How is the governor of Uttar Pradesh? - the information portal on South Asia

New Delhi. On May 17th she wants her majority in parliament (Vidhan Sabha) from Uttar Pradesh.

Strength relationships in the parliament of Uttar Pradesh

The BSP, building on its solid Dalit base, also put up numerous upper, middle-caste and Muslim candidates, thereby improving its share of the vote by 3% to a total of 23%. As the second strongest parliamentary group, it has 97 MPs, while the previously ruling BJP, as a junior partner, only has 88 seats with approx. 27% of the votes and losses of 5%. Third in the league is the farmers' party, which is only represented in western Uttar Pradesh Rashtriya Lok Dal with 14 MPs.

The one led by the two-time Prime Minister and former Defense Minister Mulayam Singh Yadav Samajvadi party (SP) improved from 110 to 143 seats, despite a 3% loss of votes with a share of about 26% of the votes. His claim, as the leader of what is clearly the strongest faction, to be commissioned to form a government failed, among other things. because of the unwillingness to form a coalition of Congress (I) with only 26 mandates left, but also with the governor of Uttar Pradesh, who on behalf of the central government prevented an alternative power center from establishing itself in Lucknow with a potential pull on the rest of India.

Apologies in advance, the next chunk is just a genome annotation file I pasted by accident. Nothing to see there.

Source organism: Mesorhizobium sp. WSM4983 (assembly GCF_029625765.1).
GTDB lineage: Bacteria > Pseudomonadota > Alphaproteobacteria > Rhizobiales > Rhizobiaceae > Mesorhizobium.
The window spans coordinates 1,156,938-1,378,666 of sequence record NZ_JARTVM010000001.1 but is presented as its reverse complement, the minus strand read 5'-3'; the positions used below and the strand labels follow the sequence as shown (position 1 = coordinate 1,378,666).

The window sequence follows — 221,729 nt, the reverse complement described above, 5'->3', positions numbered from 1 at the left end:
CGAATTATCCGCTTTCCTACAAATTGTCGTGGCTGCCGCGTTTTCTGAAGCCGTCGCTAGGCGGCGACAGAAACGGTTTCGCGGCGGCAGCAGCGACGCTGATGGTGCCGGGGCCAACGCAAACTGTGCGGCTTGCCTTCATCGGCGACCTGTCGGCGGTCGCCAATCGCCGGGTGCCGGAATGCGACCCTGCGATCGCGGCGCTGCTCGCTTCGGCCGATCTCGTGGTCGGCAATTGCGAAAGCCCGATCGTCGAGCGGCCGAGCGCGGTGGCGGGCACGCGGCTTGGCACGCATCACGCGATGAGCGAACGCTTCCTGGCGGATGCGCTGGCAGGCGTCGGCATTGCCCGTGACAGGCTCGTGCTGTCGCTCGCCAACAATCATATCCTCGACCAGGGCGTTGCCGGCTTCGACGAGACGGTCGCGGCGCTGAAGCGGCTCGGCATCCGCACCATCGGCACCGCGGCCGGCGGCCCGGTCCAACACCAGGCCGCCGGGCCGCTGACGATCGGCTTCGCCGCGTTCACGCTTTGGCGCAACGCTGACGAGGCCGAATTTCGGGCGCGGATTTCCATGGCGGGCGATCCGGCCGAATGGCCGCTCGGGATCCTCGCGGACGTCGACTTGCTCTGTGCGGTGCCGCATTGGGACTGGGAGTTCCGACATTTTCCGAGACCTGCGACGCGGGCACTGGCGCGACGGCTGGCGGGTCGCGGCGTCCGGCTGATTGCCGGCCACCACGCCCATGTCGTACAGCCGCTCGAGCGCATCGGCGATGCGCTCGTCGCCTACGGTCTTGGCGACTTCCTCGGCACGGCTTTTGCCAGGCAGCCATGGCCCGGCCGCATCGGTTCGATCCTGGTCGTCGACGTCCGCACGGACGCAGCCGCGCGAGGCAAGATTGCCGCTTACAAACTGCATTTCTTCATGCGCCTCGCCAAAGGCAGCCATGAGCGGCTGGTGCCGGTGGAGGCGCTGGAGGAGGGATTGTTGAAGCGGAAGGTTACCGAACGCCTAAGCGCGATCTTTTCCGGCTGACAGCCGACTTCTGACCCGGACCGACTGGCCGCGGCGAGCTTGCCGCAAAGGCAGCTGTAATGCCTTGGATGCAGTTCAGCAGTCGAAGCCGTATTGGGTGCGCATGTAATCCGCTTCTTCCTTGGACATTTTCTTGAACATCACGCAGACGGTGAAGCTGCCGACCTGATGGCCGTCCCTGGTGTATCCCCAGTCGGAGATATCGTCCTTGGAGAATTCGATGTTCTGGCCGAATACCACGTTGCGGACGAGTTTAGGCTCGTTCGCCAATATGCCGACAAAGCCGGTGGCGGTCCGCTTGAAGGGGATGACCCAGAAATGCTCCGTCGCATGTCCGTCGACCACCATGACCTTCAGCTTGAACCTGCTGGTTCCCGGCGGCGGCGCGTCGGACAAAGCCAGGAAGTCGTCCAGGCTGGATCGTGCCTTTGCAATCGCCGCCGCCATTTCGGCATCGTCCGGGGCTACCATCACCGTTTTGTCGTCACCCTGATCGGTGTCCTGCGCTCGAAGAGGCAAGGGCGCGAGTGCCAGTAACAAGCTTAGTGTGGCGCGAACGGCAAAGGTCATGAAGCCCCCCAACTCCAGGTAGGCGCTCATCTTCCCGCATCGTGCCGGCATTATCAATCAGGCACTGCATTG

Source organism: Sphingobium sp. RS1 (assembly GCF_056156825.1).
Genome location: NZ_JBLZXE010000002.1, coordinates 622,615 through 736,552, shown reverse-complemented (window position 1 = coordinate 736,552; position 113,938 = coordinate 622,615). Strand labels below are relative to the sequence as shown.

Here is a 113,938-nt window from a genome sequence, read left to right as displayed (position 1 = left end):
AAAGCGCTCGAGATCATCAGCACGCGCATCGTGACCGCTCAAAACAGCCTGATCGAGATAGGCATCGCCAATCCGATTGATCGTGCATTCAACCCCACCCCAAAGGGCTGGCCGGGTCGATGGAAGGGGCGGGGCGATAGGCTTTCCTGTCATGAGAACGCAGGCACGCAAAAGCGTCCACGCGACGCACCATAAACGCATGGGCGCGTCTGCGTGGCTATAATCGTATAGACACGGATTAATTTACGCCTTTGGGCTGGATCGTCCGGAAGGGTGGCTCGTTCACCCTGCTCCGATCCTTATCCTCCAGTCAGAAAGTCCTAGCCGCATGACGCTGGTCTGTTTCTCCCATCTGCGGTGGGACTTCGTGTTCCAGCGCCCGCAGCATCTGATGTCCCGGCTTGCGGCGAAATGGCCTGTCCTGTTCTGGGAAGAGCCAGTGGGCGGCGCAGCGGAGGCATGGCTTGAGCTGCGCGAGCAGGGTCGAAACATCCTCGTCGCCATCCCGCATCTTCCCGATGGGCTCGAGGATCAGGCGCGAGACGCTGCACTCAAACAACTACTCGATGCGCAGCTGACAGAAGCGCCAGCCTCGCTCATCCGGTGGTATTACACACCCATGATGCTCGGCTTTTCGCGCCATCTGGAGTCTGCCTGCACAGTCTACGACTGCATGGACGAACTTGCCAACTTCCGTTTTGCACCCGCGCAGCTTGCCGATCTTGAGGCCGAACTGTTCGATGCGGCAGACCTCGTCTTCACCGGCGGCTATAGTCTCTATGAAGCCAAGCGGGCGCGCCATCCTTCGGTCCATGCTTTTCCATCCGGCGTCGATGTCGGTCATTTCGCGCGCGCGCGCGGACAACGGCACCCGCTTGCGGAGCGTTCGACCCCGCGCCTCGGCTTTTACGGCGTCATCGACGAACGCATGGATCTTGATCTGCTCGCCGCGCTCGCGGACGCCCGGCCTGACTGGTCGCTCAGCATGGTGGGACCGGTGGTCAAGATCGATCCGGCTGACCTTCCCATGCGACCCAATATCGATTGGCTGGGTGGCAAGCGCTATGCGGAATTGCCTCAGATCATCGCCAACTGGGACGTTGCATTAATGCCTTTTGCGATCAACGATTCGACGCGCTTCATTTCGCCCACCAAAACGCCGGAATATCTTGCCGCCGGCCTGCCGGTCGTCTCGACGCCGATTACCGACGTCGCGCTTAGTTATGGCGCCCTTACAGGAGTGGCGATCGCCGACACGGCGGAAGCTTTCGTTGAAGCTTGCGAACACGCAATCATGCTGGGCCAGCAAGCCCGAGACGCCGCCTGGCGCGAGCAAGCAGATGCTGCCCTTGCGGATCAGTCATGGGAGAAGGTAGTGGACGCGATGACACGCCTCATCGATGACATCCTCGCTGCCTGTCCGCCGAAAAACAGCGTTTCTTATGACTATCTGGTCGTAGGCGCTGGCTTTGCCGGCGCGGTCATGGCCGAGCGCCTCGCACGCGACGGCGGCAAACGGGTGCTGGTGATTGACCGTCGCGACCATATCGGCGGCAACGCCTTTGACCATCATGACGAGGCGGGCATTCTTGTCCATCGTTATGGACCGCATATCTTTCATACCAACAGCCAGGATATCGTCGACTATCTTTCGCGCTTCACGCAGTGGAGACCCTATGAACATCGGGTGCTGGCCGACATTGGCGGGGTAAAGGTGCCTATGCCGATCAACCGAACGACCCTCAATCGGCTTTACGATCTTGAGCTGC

The fragmentation of the party landscape along the lines of social affiliation according to castes continued. A quarter of the MPs have a criminal record or commit serious offenses, including Murder and rape, accused. Lawlessness, chaos and corruption in large parts of Uttar Pradesh require decisive correction by the new government.

Benefits of GNP for the Vajpayee Government

It was only against resolute resistance from large sections of the BJP faction in Uttar Pradesh, who would rather recover from the severe election defeat in the opposition, that the BJP headquarters in Delhi pushed for an alliance with the BSP, regardless of unpleasant memories of short-lived alliances in 1995 and 1997 with Mayawati as Prime Minister.

What causes the BJP, which in Uttar Pradesh in the early 1990s rose from socio-political isolation to become the dominant power factor in Indian domestic politics, to consent to the by no means comfortable role of junior partner?

  1. In view of the possibly uncertain majority situation in the Lok Sabha in New Delhi in the future, the support from outside by the local, now only 12 BSP MPs, allows Prime Minister Vajpayee greater room for maneuver vis-à-vis possible dissidents in the National Democratic Alliance (NDA).
  2. The BSP has undertaken to cast its votes in favor of the candidate favored by the BJP in the upcoming election of the new President of the Indian Republic on July 30th.
  3. BSP and BJP want to agree on seats in the general election due in 2004, on the one hand to expand the BSP base, but also to give the BJP a solid cushion to maintain its power. Election analysts assume that the vast majority of the Dalit supporters of the BSP will follow the directives of their party headquarters and thus also vote for candidates for the BJP.

Foreseeable scenarios